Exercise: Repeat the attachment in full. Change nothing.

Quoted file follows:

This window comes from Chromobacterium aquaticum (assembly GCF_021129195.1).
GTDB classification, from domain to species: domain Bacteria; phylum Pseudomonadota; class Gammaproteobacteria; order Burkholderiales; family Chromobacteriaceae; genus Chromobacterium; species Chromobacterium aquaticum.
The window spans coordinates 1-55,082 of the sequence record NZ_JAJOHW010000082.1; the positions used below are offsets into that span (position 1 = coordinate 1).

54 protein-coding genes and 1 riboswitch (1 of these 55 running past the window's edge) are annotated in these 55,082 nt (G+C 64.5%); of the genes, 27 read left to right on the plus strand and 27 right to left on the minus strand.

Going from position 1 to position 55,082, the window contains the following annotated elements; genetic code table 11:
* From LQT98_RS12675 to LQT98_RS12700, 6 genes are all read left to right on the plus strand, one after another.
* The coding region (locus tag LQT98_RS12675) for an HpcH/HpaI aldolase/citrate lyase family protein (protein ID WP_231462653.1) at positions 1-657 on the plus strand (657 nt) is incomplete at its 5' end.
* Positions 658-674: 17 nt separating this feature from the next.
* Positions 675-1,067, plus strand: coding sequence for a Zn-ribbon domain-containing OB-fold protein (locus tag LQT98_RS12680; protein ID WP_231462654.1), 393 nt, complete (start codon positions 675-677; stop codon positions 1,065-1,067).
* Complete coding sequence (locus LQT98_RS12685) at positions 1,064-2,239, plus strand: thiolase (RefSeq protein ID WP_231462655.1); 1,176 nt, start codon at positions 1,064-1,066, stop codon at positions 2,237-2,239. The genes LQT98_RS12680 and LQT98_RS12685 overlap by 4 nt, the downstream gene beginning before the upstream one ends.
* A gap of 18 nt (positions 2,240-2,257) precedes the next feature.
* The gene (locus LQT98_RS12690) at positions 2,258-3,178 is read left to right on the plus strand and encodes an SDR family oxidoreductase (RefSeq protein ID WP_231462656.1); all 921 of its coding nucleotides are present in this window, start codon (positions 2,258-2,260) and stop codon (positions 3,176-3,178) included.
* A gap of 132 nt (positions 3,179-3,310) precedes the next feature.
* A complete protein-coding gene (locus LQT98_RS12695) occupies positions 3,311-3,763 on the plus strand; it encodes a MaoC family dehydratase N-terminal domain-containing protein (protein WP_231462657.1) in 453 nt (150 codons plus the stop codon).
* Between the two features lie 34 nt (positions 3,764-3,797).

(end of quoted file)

This window comes from Chromobacterium aquaticum (assembly GCF_021129195.1).
GTDB classification, from domain to species: domain Bacteria; phylum Pseudomonadota; class Gammaproteobacteria; order Burkholderiales; family Chromobacteriaceae; genus Chromobacterium; species Chromobacterium aquaticum.
The window spans coordinates 1-55,082 of the sequence record NZ_JAJOHW010000082.1; the positions used below are offsets into that span (position 1 = coordinate 1).

54 protein-coding genes and 1 riboswitch (1 of these 55 running past the window's edge) are annotated in these 55,082 nt (G+C 64.5%); of the genes, 27 read left to right on the plus strand and 27 right to left on the minus strand.

Going from position 1 to position 55,082, the window contains the following annotated elements; genetic code table 11:
* From LQT98_RS12675 to LQT98_RS12700, 6 genes are all read left to right on the plus strand, one after another.
* The coding region (locus tag LQT98_RS12675) for an HpcH/HpaI aldolase/citrate lyase family protein (protein ID WP_231462653.1) at positions 1-657 on the plus strand (657 nt) is incomplete at its 5' end.
* Positions 658-674: 17 nt separating this feature from the next.
* Positions 675-1,067, plus strand: coding sequence for a Zn-ribbon domain-containing OB-fold protein (locus tag LQT98_RS12680; protein ID WP_231462654.1), 393 nt, complete (start codon positions 675-677; stop codon positions 1,065-1,067).
* Complete coding sequence (locus LQT98_RS12685) at positions 1,064-2,239, plus strand: thiolase (RefSeq protein ID WP_231462655.1); 1,176 nt, start codon at positions 1,064-1,066, stop codon at positions 2,237-2,239. The genes LQT98_RS12680 and LQT98_RS12685 overlap by 4 nt, the downstream gene beginning before the upstream one ends.
* A gap of 18 nt (positions 2,240-2,257) precedes the next feature.
* The gene (locus LQT98_RS12690) at positions 2,258-3,178 is read left to right on the plus strand and encodes an SDR family oxidoreductase (RefSeq protein ID WP_231462656.1); all 921 of its coding nucleotides are present in this window, start codon (positions 2,258-2,260) and stop codon (positions 3,176-3,178) included.
* A gap of 132 nt (positions 3,179-3,310) precedes the next feature.
* A complete protein-coding gene (locus LQT98_RS12695) occupies positions 3,311-3,763 on the plus strand; it encodes a MaoC family dehydratase N-terminal domain-containing protein (protein WP_231462657.1) in 453 nt (150 codons plus the stop codon).
* Between the two features lie 34 nt (positions 3,764-3,797).